State audit finds that Florissant stands out for more than its flowers
The trouble with Florissant, says state Auditor Susan Montee, is that there aren't many Missouri communities like it.
Florissant has what is called a "strong mayor" form of government that many area mayors may covet (notably, the last half-dozen St. Louis mayors), but most don't have.
Tuesday night, Montee outlined the findings of her office's exhaustive and expensive audit of Florissant's city government, conducted at the behest of petitioning city residents.
The upshot: some Florissant residents might not like how Mayor Robert Lowery operates -- but the city ordinances give him the power to do pretty much what he wants.
"The mayor has the legal authority to make a whole lot of decisions," said Montee, adding that few Missouri communities give their mayor as much power as Florissant does.
In fact, her staff auditor in charge of Florissant's audit said she had never encountered another such "strong mayor" setup in her 30 years in the state auditor's office.
The powers appear to have been amassed during the 30-plus years that the late James J. Eagan was mayor of Florissant, the largest of St. Louis County's 91 municipalities.
Overall, said Montee, her staff uncovered no serious financial problems. Not that there weren't some recommendations and concerns about how Lowery has handled city money.
Montee's audit says that Lowery has failed to maintain logs that document when he uses his city-leased car for official and personal use. Such records are required by the IRS, she said.
He was also faulted for:
- Waving rental fees for city facilities and equipment that Montee's staff estimates cost the city as much as $18,200 in lost revenue. Such spending included city chairs and tables used for Lowery's wedding anniversary celebration;
- Overseeing 12 closed city council meetings between December 2008 and February 2010 that Montee said failed to provide documentation of what happened during those meetings, and why they were closed, as mandated by Missouri's Sunshine Laws.
Additional questions were raised in the audit about Lowery's use of $20,000 in city "discretionary" spending that he's allowed annually.
For example, the auditor's office raised questions about the necessity of:
- $470 that Lowery spent for tickets and advertising for an unnamed not-for-profit group;
- $1,241 that the mayor spent on Christmas cards last year, including postage;
- $2,166 for "various trinket items" emblazoned with "Robert G. Lowery, Sr., Mayor, cty of Florissant" and his phone number;
- $220 for four players in the St. Louis County Municipal League tournament;
- $374 for a holiday party for city department heads;
- $200 spent out of the city's "sewer lateral fund" for four city employees to participate in the golf tournament held by the Missouri Association of Building Officials and Inspectors.
But Montee emphasized that such spending, while appearing not "necessary to accomplish the mission of the city," did not violate any laws -- given Lowery's broad powers as mayor.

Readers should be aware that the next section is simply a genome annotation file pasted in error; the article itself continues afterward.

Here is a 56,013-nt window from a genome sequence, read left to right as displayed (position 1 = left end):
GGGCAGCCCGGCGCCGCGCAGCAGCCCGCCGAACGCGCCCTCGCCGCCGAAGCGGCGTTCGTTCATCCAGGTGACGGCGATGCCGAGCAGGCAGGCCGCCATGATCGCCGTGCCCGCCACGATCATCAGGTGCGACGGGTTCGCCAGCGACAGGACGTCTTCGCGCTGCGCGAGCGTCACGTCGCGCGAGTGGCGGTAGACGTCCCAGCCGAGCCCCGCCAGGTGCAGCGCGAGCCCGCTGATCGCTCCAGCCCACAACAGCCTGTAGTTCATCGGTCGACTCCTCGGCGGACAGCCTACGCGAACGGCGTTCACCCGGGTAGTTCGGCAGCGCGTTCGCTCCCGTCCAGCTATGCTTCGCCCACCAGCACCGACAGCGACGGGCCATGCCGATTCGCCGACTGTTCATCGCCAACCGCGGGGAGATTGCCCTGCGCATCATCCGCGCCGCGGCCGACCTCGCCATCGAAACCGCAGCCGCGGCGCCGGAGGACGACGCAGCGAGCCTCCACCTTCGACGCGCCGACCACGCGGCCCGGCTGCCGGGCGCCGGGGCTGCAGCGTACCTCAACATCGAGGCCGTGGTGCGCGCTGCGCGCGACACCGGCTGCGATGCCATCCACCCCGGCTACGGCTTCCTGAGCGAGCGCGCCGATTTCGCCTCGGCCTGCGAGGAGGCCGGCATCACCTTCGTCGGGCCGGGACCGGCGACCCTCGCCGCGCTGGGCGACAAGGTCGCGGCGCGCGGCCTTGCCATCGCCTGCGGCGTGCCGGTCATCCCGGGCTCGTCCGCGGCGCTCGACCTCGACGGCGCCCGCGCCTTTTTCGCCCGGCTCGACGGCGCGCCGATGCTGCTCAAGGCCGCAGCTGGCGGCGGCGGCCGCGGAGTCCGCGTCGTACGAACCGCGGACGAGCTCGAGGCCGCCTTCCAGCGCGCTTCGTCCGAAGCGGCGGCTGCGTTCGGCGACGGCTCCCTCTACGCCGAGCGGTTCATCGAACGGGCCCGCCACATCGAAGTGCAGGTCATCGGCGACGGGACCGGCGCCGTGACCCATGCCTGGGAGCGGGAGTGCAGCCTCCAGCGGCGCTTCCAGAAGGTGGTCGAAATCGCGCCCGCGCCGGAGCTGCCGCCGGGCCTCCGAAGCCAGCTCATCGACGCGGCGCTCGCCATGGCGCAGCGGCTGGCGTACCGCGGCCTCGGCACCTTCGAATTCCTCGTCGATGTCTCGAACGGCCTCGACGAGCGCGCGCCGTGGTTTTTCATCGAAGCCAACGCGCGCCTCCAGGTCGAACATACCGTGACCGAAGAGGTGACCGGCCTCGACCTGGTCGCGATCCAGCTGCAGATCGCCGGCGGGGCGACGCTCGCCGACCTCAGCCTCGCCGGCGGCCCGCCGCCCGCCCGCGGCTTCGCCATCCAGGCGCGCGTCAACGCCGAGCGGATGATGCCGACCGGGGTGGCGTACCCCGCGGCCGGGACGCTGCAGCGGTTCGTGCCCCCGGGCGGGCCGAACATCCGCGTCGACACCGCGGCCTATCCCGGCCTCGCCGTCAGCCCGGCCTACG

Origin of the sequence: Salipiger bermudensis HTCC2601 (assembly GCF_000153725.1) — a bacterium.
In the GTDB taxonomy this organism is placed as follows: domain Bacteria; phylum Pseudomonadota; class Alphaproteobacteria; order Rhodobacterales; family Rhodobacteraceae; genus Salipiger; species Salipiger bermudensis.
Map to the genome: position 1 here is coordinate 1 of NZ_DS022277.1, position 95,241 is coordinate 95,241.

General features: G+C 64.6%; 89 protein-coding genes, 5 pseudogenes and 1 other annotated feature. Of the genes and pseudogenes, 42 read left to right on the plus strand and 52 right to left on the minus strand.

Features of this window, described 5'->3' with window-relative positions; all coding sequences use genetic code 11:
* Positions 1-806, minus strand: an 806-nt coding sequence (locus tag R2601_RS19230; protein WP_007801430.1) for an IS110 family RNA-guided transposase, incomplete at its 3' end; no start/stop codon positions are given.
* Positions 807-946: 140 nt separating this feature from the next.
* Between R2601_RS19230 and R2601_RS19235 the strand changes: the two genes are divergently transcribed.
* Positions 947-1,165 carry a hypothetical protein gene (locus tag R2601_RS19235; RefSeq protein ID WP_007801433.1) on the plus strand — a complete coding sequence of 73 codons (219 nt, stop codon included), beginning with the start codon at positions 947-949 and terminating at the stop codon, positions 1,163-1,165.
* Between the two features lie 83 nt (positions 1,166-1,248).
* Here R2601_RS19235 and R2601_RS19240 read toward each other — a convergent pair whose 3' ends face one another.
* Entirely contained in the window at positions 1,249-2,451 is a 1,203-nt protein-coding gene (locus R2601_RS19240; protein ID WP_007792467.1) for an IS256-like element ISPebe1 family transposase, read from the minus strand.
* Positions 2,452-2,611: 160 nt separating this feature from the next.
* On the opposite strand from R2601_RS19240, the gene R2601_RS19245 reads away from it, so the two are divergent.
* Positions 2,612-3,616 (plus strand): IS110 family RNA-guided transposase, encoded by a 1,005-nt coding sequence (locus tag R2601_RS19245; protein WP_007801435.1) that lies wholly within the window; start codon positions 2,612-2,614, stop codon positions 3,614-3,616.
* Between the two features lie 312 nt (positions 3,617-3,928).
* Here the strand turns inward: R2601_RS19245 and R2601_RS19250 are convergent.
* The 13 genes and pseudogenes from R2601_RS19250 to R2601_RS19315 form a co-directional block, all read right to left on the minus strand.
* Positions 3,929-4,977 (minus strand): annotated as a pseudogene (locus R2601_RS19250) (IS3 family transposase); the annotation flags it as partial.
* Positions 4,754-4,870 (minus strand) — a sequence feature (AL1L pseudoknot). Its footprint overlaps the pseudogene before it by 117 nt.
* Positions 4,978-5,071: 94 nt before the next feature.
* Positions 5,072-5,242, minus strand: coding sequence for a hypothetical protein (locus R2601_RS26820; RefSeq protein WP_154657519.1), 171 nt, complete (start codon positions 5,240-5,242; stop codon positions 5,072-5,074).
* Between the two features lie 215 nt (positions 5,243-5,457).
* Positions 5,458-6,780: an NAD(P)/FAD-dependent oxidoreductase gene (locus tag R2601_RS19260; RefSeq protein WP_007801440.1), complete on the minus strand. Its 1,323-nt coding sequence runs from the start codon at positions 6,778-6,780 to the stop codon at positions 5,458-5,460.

Most cities, she said, have city-manager forms of government where the mayor is primarily a ceremonial post, or the communities are governed by a strong board of councilmen or aldermen.
But in Florissant, Montee explained, the mayor governs the city as well as acts as its ceremonial figurehead.
Montee recommended that the nine-person City Council enact ordinances imposing more restrictions on what the mayor can do, and how he or she can spend city money. But for now, Montee repeatedly said, Lowery was breaking no laws.
In response to audience questions, Montee said nothing in the city ordinances mandated that the mayor spend a certain amount of time at City Hall. Some of Lowery's critics contend that he spends too few hours in his office.
"The mayor is the mayor 24 hours a day," Montee said, regardless of where he is. She noted that whoever is Florissant's mayor attends a lot of night and weekend meetings and events.
As a result of Montee's conclusions, Lowery wasn't too upset with the audit's findings. He emphasized that he believed that all of the questioned expenditures were appropriate and necessary to promote Florissant. The audit, he said, had been sought by a small band of political critics.
"After four months and three auditors," said Lowery, the lack of serious financial questions means "we're running a very efficient organization."
Councilman Andrew Podleski, who had supported the audit, said he was disappointed that the audit didn't focus more on his concerns about how Lowery "moves money around" and spends city money in ways other than what the money was budgeted.
But Podleski -- who lost a bid to unseat Lowery a couple years ago -- said he recognizes now that the issue is the amount of power that Florissant's current setup allocates to the mayor.
Montee, meanwhile, said that Florissant's distinctive form of government contributed to her audit's unexpectedly high cost.
Estimated at $24,000, the costs totalled around $50,000. Florissant is required to cover the $24,000, but Montee's state budget will cover the rest.
"This is not a city that I'm going to compare to other cities," Montee said. Instead, she explained later, Florissant's form of government ended up serving as a lesson, helping to educate her staff for the next time they encountered such an unusual setup.
There is a similar "strong mayor" city government not far away, she and Lowery noted -- the city of St. Charles.
If St. Charles' residents ever petition for an audit, the state auditor's office will be ready.
This article originally appeared in the St. Louis Beacon.